Source Code Pro: This font from Adobe looks very clean on high resolution monitors. The family of fonts includes Extra Light, Light, Medium, and Black variations. This is just a simple, no frills font that's easy to throw on a random computer to get a decent font quickly. Perfect for when the two fonts below can be overkill.
Input: Incredibly flexible font system that lets you customize letters (a/g/i/l/0) and symbols (asterisk/braces) to your liking, as well as choose from 7 weights and 4 widths, and sans, serif, and mono variants. There are 168 styles in all, so you will find one that works for any given situation.
Iosevka: Similar to the Input font, Iosevka raises the bar by adding ligatures, a couple more weights, 188 variants, and incredible character coverage with thousands and thousands of supported glyphs. While you can't customize individual characters like Input, there are variants with different character and symbol styles, so you should be able to find one that has the look you want. There are so many choices it can be confusing, but if want a general purpose font that works everywhere (but doesn't have ligatures), start with the "Iosevka Fixed" font.
Digital Audio Workstation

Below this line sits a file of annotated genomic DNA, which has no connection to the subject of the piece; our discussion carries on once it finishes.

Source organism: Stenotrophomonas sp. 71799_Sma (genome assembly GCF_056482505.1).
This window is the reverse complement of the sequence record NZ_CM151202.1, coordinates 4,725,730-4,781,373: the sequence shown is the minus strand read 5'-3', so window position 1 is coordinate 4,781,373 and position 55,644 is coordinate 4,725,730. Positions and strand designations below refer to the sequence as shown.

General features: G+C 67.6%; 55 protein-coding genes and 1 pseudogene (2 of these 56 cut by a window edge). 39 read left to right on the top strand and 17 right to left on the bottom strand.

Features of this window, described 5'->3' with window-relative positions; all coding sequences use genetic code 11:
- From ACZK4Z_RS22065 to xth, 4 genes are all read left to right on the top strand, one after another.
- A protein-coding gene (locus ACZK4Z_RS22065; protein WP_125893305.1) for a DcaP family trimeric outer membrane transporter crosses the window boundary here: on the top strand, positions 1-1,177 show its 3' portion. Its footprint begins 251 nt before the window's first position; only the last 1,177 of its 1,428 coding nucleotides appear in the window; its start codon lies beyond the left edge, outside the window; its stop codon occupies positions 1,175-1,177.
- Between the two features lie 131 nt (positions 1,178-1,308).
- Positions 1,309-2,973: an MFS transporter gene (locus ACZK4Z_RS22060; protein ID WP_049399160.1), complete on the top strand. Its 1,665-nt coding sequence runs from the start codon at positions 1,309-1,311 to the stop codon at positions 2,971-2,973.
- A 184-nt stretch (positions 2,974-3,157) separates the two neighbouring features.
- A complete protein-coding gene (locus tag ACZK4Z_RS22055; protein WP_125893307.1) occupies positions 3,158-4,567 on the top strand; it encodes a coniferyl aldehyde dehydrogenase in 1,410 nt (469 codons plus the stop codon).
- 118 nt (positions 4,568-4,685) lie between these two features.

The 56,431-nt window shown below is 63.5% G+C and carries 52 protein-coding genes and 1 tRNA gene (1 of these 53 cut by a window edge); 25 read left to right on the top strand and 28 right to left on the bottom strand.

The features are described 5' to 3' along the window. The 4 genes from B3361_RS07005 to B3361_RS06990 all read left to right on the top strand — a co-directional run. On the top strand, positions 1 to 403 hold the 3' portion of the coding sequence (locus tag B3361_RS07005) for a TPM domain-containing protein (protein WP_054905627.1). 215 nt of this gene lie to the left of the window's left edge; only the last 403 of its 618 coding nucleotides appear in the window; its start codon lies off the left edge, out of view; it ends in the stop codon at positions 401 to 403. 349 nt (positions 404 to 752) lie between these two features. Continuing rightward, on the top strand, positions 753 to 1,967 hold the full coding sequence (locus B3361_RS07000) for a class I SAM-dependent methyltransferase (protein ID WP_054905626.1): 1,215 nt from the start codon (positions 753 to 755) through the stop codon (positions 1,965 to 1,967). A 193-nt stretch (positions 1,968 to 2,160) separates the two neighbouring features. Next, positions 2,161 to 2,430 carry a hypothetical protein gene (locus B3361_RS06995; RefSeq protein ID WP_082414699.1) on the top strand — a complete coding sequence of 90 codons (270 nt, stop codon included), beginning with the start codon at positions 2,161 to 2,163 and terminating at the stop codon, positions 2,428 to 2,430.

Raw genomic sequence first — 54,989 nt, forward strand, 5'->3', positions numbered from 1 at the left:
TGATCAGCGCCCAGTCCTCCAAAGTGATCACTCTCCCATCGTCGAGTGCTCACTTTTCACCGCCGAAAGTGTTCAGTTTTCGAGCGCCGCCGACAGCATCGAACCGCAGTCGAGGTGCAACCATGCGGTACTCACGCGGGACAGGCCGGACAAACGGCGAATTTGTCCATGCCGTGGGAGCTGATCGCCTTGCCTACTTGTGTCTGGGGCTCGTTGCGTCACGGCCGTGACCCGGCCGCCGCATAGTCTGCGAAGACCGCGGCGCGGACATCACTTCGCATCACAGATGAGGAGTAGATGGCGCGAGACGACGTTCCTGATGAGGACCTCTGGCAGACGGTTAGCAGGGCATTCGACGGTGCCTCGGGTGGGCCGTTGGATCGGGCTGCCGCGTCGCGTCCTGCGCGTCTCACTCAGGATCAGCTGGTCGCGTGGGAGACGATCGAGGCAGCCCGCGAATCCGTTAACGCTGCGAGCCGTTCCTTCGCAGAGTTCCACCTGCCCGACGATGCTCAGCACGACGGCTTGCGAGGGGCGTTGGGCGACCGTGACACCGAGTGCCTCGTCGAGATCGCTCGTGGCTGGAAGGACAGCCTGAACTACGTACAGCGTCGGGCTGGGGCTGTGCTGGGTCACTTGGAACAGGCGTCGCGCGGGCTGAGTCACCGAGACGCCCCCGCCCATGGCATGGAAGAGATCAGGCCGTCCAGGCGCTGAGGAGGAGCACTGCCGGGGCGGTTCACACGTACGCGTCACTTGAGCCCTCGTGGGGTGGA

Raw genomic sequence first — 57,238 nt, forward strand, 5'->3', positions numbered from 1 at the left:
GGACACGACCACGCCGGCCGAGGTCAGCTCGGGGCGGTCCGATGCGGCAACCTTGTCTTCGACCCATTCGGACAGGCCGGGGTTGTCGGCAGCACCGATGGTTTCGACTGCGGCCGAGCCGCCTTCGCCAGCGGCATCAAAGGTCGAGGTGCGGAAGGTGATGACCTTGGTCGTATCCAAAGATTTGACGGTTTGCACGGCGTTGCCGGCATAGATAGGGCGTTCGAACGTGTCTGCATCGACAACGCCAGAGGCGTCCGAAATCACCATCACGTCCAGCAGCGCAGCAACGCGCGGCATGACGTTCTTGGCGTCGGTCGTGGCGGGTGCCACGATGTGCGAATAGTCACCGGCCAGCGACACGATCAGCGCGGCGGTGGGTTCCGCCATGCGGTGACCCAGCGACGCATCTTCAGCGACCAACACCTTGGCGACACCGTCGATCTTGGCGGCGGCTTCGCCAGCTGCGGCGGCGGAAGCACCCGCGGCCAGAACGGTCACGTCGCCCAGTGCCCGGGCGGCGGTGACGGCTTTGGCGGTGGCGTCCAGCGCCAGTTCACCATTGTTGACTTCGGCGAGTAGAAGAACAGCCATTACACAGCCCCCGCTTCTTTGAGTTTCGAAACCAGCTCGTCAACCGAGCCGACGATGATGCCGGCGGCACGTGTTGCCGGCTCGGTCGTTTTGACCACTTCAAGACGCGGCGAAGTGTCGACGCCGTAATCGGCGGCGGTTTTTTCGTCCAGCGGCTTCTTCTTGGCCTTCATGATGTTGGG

Cakewalk: This used to be a commercial DAW that is now free as of 2018. It’s a rebranded version of SONAR Platinum, and it's incredibly powerful. This is a great place to start if you want to make some music.
LMMS: Its website says it's a "sound generation system, synthesizer, beat/baseline editor and MIDI control system which can power an entire home studio". I'd call it a nice step sequencer with VST and SoundFont support for creating music. I wouldn't call it a DAW because it doesn't record multitrack audio, but combined with Audacity, you can make some cool stuff. Honestly, I wouldn't even list LMMS now that Cakewalk is free, except LMMS is opensource, and Cakewalk may go away sometime in the future.
Sheet Music Generators
I'm not going to list actual games here, but rather just some gaming related software which facilitates me playing games.
Steam: Must-have for PC gaming. Regardless of the two options below, I prefer Steam every time I have a choice.